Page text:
Working as a receptionist in a medical office can be challenging. A recent employee came up with a unique way of dealing with the stress that comes when the phones got busy. She answered the phone, politely listened to the patient’s concern and then hung up. She didn’t write anything down or enter a note into the chart, didn’t do anything to actually make sure the patient’s needs were addressed. She simply moved on to the next call. She had a similar solution to entering patient insurance information into the system as well. Skipping work was the easiest way to catch up.
It took several weeks for me to discover the problem. When patients began complaining that their calls were not being returned I searched for a cause. It did not occur to me that my new receptionist might not be recording messages. Message taking is such a crucial component of the job that I did not think it possible for someone with years of experience in the medical field to intentionally avoid it.
My blindness to the cause of the problem was in part due to the fact from my limited observations of her work she seemed to be doing well. She was polite, the other employees liked her and she seemed to be keeping up with her duties.
It was not until a few weeks later when I noticed that a phone message had been entered into the chart hours after the office had closed that I investigated the possibility she was not entering messages into the chart at the time a patient called. The delayed message discovery was the clue that led me to consider that the source of the patient complaints might be her. She was off on the day that I discovered the problem and I called an impromptu meeting with my other employees.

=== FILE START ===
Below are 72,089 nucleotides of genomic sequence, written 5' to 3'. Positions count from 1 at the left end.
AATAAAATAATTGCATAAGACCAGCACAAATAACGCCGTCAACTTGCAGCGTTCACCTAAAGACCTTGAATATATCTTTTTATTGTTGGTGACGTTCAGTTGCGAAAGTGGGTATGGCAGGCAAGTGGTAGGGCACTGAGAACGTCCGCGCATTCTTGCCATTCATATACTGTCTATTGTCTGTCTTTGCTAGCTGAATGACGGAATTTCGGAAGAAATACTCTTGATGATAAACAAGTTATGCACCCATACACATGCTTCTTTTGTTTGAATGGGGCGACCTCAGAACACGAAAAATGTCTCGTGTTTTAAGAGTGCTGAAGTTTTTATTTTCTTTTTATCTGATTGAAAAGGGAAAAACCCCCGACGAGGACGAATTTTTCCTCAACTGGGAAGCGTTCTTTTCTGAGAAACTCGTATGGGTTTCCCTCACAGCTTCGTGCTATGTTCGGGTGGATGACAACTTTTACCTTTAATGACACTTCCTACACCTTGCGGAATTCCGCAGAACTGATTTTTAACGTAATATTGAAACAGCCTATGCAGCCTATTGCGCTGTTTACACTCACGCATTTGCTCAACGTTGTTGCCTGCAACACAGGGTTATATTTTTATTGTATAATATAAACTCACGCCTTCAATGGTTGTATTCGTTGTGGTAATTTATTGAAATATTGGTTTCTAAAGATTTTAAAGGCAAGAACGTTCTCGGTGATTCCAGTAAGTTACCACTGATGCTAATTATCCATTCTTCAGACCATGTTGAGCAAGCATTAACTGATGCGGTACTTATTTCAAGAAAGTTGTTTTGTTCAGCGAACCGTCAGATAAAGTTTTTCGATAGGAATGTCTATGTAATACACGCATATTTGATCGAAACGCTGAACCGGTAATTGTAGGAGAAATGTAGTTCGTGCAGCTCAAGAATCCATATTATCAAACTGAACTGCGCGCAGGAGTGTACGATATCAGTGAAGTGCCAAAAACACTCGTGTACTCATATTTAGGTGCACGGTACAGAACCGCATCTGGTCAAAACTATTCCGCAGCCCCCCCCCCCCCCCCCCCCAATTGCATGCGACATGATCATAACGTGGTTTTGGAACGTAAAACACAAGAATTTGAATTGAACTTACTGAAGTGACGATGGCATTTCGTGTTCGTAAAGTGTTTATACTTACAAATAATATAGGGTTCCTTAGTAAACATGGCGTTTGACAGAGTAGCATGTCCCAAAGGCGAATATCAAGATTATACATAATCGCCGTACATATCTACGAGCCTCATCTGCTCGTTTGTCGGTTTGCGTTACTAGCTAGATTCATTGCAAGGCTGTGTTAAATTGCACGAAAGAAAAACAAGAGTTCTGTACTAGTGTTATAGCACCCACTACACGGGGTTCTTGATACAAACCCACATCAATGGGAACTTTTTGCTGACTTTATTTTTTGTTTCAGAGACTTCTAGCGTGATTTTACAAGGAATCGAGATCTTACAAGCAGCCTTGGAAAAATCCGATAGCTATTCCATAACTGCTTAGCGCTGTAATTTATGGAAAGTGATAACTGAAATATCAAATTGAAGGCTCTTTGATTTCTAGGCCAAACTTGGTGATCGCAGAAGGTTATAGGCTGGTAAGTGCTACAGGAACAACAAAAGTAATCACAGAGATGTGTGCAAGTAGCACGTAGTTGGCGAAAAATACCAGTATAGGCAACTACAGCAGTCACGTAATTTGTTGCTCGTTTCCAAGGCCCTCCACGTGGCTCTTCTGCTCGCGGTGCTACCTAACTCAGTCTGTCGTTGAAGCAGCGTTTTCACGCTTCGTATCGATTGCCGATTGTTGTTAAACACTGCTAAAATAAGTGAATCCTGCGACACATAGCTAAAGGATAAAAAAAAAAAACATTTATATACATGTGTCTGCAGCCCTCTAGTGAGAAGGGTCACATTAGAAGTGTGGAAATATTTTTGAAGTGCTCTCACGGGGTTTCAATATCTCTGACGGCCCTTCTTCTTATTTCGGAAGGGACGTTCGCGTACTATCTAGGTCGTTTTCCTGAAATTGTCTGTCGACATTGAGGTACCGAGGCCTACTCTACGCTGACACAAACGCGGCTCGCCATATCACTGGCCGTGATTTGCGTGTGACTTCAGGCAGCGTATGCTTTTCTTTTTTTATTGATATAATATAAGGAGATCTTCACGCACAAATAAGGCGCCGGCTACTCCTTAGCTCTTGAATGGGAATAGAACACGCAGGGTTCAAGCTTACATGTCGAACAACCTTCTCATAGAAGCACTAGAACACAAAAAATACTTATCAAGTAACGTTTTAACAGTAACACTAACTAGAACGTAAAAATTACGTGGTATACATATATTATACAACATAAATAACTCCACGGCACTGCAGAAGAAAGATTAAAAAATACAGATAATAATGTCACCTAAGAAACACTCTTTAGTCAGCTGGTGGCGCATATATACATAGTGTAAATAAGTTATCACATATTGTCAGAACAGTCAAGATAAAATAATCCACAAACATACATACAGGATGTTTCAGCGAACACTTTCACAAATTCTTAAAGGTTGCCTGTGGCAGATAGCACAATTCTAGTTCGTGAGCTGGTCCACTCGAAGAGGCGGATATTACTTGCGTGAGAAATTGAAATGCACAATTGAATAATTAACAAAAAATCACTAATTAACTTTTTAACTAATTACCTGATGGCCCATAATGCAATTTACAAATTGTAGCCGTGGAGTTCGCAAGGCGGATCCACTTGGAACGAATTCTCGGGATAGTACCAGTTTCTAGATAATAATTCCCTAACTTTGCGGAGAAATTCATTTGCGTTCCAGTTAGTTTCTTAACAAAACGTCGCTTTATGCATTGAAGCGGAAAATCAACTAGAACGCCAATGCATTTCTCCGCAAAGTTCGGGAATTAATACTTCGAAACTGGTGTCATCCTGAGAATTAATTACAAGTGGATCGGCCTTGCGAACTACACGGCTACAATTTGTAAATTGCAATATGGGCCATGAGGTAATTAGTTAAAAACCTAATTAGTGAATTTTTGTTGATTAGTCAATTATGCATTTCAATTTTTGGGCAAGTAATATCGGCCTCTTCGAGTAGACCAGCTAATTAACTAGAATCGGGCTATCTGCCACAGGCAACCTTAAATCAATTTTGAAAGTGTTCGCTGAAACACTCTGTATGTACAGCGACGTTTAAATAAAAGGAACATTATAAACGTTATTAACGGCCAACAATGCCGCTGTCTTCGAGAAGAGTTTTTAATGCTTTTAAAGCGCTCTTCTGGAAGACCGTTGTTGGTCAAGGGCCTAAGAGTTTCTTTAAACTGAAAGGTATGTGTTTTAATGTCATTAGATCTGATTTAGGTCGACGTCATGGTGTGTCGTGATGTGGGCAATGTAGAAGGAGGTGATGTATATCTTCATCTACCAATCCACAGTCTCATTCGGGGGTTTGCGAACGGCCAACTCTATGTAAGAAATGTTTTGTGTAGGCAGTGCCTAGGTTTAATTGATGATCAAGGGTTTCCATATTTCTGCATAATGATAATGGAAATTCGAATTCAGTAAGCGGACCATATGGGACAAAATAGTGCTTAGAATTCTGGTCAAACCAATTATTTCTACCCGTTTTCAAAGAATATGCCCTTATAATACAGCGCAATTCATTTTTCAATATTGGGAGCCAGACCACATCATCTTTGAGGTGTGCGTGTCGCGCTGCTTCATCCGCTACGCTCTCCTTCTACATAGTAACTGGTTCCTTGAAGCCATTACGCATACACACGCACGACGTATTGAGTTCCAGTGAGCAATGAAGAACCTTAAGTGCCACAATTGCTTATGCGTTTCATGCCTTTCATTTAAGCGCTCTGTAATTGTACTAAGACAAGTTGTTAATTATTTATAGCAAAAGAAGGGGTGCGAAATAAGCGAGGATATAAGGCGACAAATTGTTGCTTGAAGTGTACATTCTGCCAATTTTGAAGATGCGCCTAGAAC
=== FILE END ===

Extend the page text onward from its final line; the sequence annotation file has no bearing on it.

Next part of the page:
A few minutes into the meeting we realized we had a big problem on our hands. Each of us had individually fielded patient complaints about unreturned calls, unaware that the others had done the same. Together we were aware of 15-20 message failures. I wondered if I should counsel her on her performance and warn her that her job was in jeopardy. When the employees told me that had each already done so I knew this was not a matter of her simply making mistakes. The receptionist clearly did not care enough about our patients to do her job well. I had no choice but to let her go.
That afternoon I sent a message to every patient on our electronic mailing list letting them know that we had discovered an issue with messages not being recorded. I apologized and asked all who had not received responses to messages to let me know. We had 5 replies within the first 24 hours. I was shaken by the news as I realized important medical care might have been delayed. I was grateful that many patients were supportive and understanding of my efforts to rectify the problem.
As shocked and disappointed as I was at the employee’s intentional neglect, subsequent events were more discouraging. The afternoon of her discharge she deposited a duplicated paycheck she had promised to destroy a month earlier, in essence stealing over $1300 from me. I filed a report with the police.
She filed an unemployment claim. My challenge to the claim was initially upheld but later overturned by an administrative judge who concluded that her misconduct was not excessive and ruled her entitled to up to $15,000 of benefits, charged to my account. It seems that in California employers have almost no protections under the law. It has been six months now and the police have yet to file charges.
What troubles me the most is not the financial loss. The charges to my account will be stretched out over a long period of time and I will be able to absorb them. What troubles me is that I placed my trust in such an untrustworthy person. I had thought that I was a reasonable evaluator of character but in this case I was fooled, which means it will be harder to trust future employees. This is particularly sad for an office that has always had a family feel about it.
My only comfort is in the knowledge that I was a just and fair employer. I paid her an excellent wage, gave her and her family free medical care and advice and even paid for her first few work uniforms. In spite of her breech of trust I will strive to do the same for others God brings my way. The fact that others are unfaithful does not mean that I cannot be.
Her story reminds me that we love not because others will love us back but because God loves us. We serve because Christ served us. While recognition and appreciation are often lacking in this life, we serve a God who has promised to reward the faithfulness of His people.
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